The Take: With Technology, U.S. Energy Wrings Out Production for Europe

What’s News

Earlier this week, three leaks from two Nord Stream AG undersea pipes, originally built to transport Russian gas to Germany, massively polluted the Baltic Sea. A fourth was discovered Thursday. The pipeline network has been the focus of an energy battle between Russia and its European clients over the war in Ukraine. The pipelines were not actively delivering gas but could take months to repair. NATO on Thursday called the leaks an act of sabotage.

SAP’s Take

Europe faces a severe shortage of energy that will be needed this winter to heat homes and run businesses. But as an alternative provider of energy to Europe, the U.S. gas and oil industry has seen drillable sites and license reduced. Still, there is an opportunity to wring out as much energy as possible from existing sites.

“The oil and gas sector is ramping up both in exploration where they’re allowed and in production and refinery activity,” said Richard Primm III, vice president of sales for SAP’s North American South market unit. “I see them spending significant amounts of capital over the next several quarters to increase U.S. production capacity.”

Much of the energy sector’s budget will be targeted at getting the most out of existing operations.

“What producers are thinking about right now is: ‘From a drilling perspective, how do we get the most out of that production as possible?’” Primm said. “How do we apply science and technology to our refining methodology to get the highest yield as possible, and then how do we monitor the vehicles that transport that gas? How do we apply that capital that we would otherwise spend an exploration?”

The answer is technology, which also is being applied to U.S. fracking operations — to lower the cost of laterally finding pools of natural gas. By using sensors, producers have reduced the number of vertical wells needed. “We’ve gotten really good at being able to extend those wells horizontally, not just vertically into the ground,” Primm said.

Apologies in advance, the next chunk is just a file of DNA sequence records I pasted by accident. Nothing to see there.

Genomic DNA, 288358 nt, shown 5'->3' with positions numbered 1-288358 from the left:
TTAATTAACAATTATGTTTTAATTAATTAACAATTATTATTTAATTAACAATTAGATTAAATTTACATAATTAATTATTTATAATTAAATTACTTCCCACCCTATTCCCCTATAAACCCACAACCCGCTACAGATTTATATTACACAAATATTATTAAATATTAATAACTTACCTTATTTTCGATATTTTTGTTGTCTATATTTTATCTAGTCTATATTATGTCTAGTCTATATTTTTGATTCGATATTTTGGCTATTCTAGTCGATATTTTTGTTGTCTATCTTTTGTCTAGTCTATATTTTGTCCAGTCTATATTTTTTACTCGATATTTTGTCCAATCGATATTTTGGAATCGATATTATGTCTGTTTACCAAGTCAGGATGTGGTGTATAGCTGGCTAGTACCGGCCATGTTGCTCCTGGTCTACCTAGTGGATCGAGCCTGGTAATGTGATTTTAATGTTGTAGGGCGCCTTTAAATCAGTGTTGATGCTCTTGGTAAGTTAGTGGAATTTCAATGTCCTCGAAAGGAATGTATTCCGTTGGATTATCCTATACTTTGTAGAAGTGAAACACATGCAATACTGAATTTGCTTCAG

Much of fracking occurs on private land already permitted and without the need for licenses.

“So, if there’s a well that’s fracking right now, they are getting better and better at horizontally moving from oilfield to oilfield underground by using seismic technology and quite a few other methods, so that they don’t have to increase the number of wells that they have,” Primm said.

All told, capital is being deployed to wring out the oil and gas from existing wells and transporting it with the least loss as possible.

“We’re applying technology to increase efficiency as much as possible,” Primm said. “So, in the absence of availability to explore more for alternative sources underground, we’re applying capital that we would otherwise spend on exploration.”

Since taking office in January 2021, President Biden, in a series of orders, reduced drilling on federal land. Some license freezes were reversed under the U.S. Inflation Reduction Act, which called for new oil and gas sales off the coast of Alaska and in the Gulf of Mexico. But those new operations won’t exist in time to boost production over the next few months and U.S. contribution is not expected to make a great difference to allay Europe’s suffering this winter.

“We can’t replace it,” Primm said. “We can’t produce enough.”


Contact:
Ilaina Jonas, Senior Director of Global Public Relations, SAP
+1 (646) 923-2834, ilaina.jonas@sap.com